The Office of Clinical and Pro Bono Programs (OCP) offers students the opportunity to conduct pro bono work during spring break through organized group trips and projects with legal organizations in the Boston area and across the United States. Typically students engage in pro bono service for a minimum of five days over the break. Each trip must have more than one student participant and a student leader.
OCP has funded the trips since 2005 when students went to New Orleans to assist families displaced by Hurricane Katrina. There is a limited amount of funding available for administrative costs and student travel. Our goal is to fund as many students as possible for valuable learning and service experiences. Students may need to contribute to airfare or other transportation costs depending on final numbers of student participants.
View the 2019 PowerPoint presentation on information about the 2019 projects, funding, and application process.
Contact Lee Mestre with questions at firstname.lastname@example.org.
2019 Spring Break Projects
Applications for the spring break projects are now closed. Descriptions of the projects can be found below.
Projects Outside of Boston
American Gateways serves the low-income immigrant community in Austin, San Antonio, and throughout Central Texas delivering culturally sensitive, trauma-informed legal representation from start to finish of a case. American Gateways also provides legal orientation, immigration workshops, and pro bono legal representation at immigrant detention facilities.
Students will be assisting pro se clients at the Pearsall Detention Center by helping them prepare for their pro se merits hearings and credible or reasonable fear interviews, collecting country conditions research, and reviewing their I-589 asylum applications. Students might also work with respondents seeking cancellation of removal. Most students should speak Spanish. French is also useful.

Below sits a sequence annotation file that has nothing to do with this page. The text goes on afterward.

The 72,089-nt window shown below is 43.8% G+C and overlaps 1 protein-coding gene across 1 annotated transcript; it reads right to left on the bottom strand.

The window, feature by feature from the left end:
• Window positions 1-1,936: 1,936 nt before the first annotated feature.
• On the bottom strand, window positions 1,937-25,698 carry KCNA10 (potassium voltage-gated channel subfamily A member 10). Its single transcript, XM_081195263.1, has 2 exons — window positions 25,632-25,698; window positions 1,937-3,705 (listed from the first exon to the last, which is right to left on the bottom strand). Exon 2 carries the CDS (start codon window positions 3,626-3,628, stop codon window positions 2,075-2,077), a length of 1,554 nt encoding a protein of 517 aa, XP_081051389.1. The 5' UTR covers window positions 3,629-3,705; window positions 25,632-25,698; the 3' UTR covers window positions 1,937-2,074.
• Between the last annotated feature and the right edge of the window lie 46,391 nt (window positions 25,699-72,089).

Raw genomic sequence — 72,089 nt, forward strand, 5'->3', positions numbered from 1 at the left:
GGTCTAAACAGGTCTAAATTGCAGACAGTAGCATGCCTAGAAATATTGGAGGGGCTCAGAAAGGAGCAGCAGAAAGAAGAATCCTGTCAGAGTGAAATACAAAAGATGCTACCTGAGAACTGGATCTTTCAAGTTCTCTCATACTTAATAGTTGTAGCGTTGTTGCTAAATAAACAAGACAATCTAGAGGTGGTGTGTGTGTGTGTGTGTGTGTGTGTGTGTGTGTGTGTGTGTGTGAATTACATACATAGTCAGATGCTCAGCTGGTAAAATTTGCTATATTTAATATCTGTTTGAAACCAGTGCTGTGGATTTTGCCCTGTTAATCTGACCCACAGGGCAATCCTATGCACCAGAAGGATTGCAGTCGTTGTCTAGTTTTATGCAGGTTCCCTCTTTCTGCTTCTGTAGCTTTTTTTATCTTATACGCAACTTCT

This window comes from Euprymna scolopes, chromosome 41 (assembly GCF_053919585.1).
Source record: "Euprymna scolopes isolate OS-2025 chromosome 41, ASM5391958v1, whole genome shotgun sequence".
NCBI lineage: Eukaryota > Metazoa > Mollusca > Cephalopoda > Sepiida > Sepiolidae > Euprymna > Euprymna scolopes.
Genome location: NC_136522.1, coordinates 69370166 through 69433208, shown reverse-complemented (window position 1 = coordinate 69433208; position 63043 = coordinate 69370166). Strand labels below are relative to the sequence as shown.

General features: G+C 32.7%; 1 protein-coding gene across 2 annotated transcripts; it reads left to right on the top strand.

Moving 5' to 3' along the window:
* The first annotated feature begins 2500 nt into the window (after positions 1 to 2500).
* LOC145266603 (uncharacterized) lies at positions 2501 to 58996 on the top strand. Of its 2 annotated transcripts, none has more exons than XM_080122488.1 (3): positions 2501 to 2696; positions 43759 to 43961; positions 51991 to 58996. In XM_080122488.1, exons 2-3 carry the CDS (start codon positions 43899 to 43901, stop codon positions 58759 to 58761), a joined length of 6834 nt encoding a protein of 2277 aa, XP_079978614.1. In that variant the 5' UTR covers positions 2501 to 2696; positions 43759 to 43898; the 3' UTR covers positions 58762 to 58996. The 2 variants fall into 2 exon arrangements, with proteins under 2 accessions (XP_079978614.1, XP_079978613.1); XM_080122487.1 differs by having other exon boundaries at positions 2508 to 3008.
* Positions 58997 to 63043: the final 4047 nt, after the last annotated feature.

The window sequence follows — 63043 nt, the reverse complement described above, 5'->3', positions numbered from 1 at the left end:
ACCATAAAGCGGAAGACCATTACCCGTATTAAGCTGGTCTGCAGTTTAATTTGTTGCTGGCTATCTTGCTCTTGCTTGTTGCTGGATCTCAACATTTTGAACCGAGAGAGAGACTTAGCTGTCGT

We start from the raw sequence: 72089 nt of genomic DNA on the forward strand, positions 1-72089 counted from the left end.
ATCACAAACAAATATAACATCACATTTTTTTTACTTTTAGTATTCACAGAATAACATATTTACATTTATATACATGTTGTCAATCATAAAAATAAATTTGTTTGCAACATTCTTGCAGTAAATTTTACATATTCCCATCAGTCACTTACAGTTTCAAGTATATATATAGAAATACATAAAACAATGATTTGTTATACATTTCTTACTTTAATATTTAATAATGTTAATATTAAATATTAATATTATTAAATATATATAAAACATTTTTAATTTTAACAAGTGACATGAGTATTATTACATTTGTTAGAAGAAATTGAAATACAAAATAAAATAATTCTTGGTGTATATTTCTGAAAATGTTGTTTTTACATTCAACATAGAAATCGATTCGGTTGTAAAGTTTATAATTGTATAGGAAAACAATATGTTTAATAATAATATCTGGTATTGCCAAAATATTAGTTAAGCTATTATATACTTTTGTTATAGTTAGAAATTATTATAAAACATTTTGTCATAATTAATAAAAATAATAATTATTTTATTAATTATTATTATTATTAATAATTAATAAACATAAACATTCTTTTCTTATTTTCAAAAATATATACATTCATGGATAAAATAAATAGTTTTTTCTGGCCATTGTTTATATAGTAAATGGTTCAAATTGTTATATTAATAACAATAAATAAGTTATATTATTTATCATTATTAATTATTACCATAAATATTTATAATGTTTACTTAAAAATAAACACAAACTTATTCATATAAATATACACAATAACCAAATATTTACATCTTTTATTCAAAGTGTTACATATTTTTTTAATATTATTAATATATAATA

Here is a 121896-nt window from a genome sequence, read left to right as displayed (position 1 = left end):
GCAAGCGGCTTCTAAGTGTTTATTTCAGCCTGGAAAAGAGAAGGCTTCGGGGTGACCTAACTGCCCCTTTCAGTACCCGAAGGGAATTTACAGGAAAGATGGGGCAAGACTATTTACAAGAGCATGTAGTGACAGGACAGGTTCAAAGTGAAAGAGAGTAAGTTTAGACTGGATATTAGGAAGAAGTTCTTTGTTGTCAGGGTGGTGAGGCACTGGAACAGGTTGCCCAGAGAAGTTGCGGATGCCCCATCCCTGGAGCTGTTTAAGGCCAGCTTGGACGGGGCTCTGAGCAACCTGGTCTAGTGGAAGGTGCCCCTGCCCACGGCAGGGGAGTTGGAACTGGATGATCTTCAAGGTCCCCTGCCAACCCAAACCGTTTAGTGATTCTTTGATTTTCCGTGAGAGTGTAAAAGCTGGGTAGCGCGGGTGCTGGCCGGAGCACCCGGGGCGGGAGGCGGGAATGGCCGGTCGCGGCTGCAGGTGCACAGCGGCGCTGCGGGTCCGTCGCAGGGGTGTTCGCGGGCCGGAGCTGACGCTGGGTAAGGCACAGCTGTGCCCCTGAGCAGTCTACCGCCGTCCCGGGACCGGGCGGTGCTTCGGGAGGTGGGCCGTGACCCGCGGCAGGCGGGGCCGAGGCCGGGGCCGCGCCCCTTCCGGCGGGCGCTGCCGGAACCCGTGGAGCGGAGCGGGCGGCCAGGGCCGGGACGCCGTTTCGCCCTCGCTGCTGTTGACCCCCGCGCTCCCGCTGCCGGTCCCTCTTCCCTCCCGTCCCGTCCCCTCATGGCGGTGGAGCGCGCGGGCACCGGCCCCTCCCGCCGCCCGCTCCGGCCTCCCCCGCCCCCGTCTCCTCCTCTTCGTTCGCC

Location: San Antonio, TX
Openings: 8 students
Civil Rights Corps
Civil Rights Corps engages in advocacy and public education and specializes in innovative, systemic civil rights litigation with the goal of resensitizing the legal system and our culture to the injustice and brutality that characterize the contemporary American criminal system. Students on the spring break trip will have the unique opportunity to work on ongoing litigation relating to abusive private probation practices in Tennessee. The Lawsuit is similar to one filed in 2015 that shut down the use of private probation in Rutherford County, TN, which resulted in a $14 million settlement. Students will work with Civil Rights Corps staff and partner organizations to investigate and gather evidence for this case. This includes, identifying potential additional defendants, interviewing clients and witnesses, drafting affidavits, and observing court proceedings. Students will also assist in preparing legal filings in the case.
Openings: 6 students
Hurricane Maria Relief Projects – Puerto Rico
Students will work with local organizations in Puerto Rico on a combination of legal research, direct client assistance, and a bit of humanitarian aid. The work may focus on the right to adequate housing, land title issues, and access to disaster recovery assistance including Community Development Block Grant Disaster Recovery funding. Some projects may involve traveling throughout the island for legal brigades or clinics. We will select a first group of students in December and hope to select another group of students in January/February if additional placements in Puerto Rico are arranged pending the needs on the ground. Spanish proficiency is required.
Location: San Juan, Puerto Rico and possibly Ponce, Puerto Rico
Openings: 10+ students
Legal Aid of North Carolina
Legal Aid of North Carolina is coordinating Hurricane Florence relief efforts in North Carolina along with the Bar Association and the ABA Young Lawyers Division.